Automatic house plant watering?

Sometimes I have to go out of town for a month or two. I'm trying to figure out a way to keep my house plants watered.
I've tried the ceramic cones that have a water tube attached. This works pretty well, but only for a few weeks. I think hydrostatic pressure affects this system too much. It can pull more water than is needed.
Also I've experienced mold growth in my water reservoir. I'm not sure if there's a solution to this, or if it's really a problem. Is this mold harmful to plants?
Seems like there should be a simpler way of distributing water, like with a cotton rope. The toilet reservoir might make a good self-replenishing water reservoir.
Has anyone devised a way of automatically watering house plants for two or three months?
Thanks for your help.
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Bruce W.1 wrote:

Drip irrigation system with a timer. Or a house sitter.
I'd tend to go with the house sitter for that long of a period, or at least make sure the part of the system that would always be under pressure has a safe place to drain if the hose busts.
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-> Sometimes I have to go out of town for a month or two. I'm trying to -> figure out a way to keep my house plants watered. -> -> I've tried the ceramic cones that have a water tube attached. This -> works pretty well, but only for a few weeks. I think hydrostatic -> pressure affects this system too much. It can pull more water than is -> needed. -> -> Also I've experienced mold growth in my water reservoir. I'm not sure -> if there's a solution to this, or if it's really a problem. Is this -> mold harmful to plants? -> -> Seems like there should be a simpler way of distributing water, like -> with a cotton rope. The toilet reservoir might make a good -> self-replenishing water reservoir. -> -> Has anyone devised a way of automatically watering house plants for two -> or three months? -> -> Thanks for your help.
Something I read somewhere long ago said to leave them in the bathtub with a little water in the tub. Cover the tub with plastic wrap. That new cling wrap with the sealer stuff on one side should work excellently for this purpose. I don't recall whether the article advised to poke small holes in the plastic wrap, but I would.
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If you get an ice maker kit for a refrigerator w/ the plastic tube you can make your own irr. system with little effort. I did this last year it was for an outside application but will work inside as well.
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Suzie-Q wrote:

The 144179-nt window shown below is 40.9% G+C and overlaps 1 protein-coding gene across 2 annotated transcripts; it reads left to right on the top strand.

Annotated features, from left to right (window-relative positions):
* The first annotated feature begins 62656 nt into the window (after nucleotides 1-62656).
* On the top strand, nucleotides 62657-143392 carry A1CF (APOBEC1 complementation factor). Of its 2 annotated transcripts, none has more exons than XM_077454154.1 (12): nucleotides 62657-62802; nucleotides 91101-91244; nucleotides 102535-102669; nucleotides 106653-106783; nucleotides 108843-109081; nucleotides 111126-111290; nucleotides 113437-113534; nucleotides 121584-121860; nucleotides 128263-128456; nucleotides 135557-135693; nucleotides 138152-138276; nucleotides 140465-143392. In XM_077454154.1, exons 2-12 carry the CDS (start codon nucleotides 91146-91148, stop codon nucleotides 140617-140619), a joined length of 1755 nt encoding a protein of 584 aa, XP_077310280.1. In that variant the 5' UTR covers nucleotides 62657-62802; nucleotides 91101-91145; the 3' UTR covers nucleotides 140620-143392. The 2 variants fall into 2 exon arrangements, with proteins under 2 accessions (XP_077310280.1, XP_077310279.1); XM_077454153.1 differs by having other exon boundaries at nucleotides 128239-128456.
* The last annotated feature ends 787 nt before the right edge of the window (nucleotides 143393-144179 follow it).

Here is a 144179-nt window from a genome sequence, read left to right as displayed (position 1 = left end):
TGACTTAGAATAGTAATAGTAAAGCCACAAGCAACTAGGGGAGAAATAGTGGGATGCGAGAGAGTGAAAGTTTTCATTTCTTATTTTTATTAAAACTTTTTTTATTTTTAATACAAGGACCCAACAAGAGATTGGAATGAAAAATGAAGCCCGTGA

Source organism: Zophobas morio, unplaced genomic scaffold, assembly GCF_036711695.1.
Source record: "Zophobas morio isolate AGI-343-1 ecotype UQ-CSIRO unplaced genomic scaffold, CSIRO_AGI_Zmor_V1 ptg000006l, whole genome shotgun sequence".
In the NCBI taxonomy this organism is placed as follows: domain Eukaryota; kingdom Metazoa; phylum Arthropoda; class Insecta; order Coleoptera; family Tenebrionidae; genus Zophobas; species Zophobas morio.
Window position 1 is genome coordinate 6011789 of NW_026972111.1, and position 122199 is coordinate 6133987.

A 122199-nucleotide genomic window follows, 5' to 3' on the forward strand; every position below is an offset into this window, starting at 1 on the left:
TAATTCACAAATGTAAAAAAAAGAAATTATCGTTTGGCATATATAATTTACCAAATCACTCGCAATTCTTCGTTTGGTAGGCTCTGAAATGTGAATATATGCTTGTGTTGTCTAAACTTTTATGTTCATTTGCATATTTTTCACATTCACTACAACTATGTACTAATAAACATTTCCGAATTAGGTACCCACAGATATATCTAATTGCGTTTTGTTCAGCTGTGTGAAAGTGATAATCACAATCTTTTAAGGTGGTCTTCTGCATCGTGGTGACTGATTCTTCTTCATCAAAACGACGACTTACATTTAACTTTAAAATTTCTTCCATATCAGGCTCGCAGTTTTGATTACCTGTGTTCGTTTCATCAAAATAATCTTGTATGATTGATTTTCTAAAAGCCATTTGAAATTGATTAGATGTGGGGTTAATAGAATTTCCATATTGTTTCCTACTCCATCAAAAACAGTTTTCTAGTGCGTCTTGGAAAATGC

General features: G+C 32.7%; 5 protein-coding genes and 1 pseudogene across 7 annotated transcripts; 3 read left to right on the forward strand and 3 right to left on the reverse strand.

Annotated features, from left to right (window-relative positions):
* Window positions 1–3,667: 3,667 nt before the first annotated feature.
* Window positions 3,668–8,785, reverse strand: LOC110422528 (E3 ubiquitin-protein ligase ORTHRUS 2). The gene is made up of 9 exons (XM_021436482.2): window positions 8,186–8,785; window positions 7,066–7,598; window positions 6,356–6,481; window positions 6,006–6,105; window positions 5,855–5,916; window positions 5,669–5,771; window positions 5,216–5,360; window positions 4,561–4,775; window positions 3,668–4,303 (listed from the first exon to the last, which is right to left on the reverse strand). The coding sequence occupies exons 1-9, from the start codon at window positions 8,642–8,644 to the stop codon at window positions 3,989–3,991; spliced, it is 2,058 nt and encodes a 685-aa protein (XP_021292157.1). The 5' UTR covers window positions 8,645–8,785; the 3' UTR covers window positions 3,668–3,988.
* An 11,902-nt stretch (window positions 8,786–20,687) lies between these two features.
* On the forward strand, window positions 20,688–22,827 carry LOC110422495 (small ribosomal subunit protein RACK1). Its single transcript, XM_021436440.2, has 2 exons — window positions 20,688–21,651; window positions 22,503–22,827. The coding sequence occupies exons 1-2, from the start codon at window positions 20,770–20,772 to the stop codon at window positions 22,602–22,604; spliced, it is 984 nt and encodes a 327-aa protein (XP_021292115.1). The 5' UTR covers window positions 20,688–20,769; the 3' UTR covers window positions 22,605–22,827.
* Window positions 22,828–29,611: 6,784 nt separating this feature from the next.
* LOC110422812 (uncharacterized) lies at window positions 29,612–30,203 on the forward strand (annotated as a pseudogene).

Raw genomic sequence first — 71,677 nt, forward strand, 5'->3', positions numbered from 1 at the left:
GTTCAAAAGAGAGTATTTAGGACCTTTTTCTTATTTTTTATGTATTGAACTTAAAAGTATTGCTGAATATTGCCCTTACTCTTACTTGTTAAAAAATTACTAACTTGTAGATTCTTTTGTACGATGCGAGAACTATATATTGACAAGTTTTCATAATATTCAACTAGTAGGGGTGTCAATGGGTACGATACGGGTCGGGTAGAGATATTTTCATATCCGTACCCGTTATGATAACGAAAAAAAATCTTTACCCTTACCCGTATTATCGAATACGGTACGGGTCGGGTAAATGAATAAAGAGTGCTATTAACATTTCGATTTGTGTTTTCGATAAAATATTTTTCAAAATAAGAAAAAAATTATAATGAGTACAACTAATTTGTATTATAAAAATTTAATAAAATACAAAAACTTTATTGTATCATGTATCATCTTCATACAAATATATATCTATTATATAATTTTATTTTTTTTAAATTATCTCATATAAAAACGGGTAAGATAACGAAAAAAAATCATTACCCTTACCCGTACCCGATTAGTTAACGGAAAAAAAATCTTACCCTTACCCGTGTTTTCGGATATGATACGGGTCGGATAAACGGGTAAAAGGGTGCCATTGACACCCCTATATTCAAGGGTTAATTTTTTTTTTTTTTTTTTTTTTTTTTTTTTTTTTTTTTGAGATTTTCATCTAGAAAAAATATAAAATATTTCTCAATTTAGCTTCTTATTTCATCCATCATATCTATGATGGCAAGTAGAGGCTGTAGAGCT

Two or three months in the tub with no sun? I don't think so.
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Travis in Shoreline (just North of Seattle) Washington
USDA Zone 8
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-> Suzie-Q wrote:
-> > -> > -> Sometimes I have to go out of town for a month or two. I'm -> > trying to -> > -> figure out a way to keep my house plants watered. -> > -> -> > -> I've tried the ceramic cones that have a water tube attached. -> > This -> > -> works pretty well, but only for a few weeks. I think hydrostatic -> > -> pressure affects this system too much. It can pull more water -> > than is -> > -> needed. -> > -> -> > -> Also I've experienced mold growth in my water reservoir. I'm -> > not sure -> > -> if there's a solution to this, or if it's really a problem. Is -> > this -> > -> mold harmful to plants? -> > -> -> > -> Seems like there should be a simpler way of distributing water, -> > like -> > -> with a cotton rope. The toilet reservoir might make a good -> > -> self-replenishing water reservoir. -> > -> -> > -> Has anyone devised a way of automatically watering house plants -> > for two -> > -> or three months? -> > -> -> > -> Thanks for your help. -> > -> > Something I read somewhere long ago said to leave them in the -> > bathtub with a little water in the tub. Cover the tub with plastic -> > wrap. That new cling wrap with the sealer stuff on one side should -> > work excellently for this purpose. I don't recall whether the -> > article advised to poke small holes in the plastic wrap, but I -> > would. -> -> Two or three months in the tub with no sun? I don't think so.
Grow light? Flourescent light?
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I think you could take care of the mould growth with a little hydrogen peroxide mixed into the resevoir. I had some mould growing in my little greenhouse because things got too damp, a little spray of H2O2 cleared it right up.
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Mook23 wrote:

==================================================== The only thing I've used to keep mold out of water is chlorine, but that's not very plant-friendly, and it evaporates into the air in a few days, or so I've been told.
Hydrogen peroxide? Is this plant-friendly? Does this also evaporate? Can you recommend an amount?
Thanks.
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The best way to keep your plants watered for a month is to enlist a neighbor. It fosters good community relations at the same time. However, if this is something that happens very frequently, you should either rotate neighbors or forget about house plants, since you're not there much to enjoy them anyway.
Bruce W.1 wrote:

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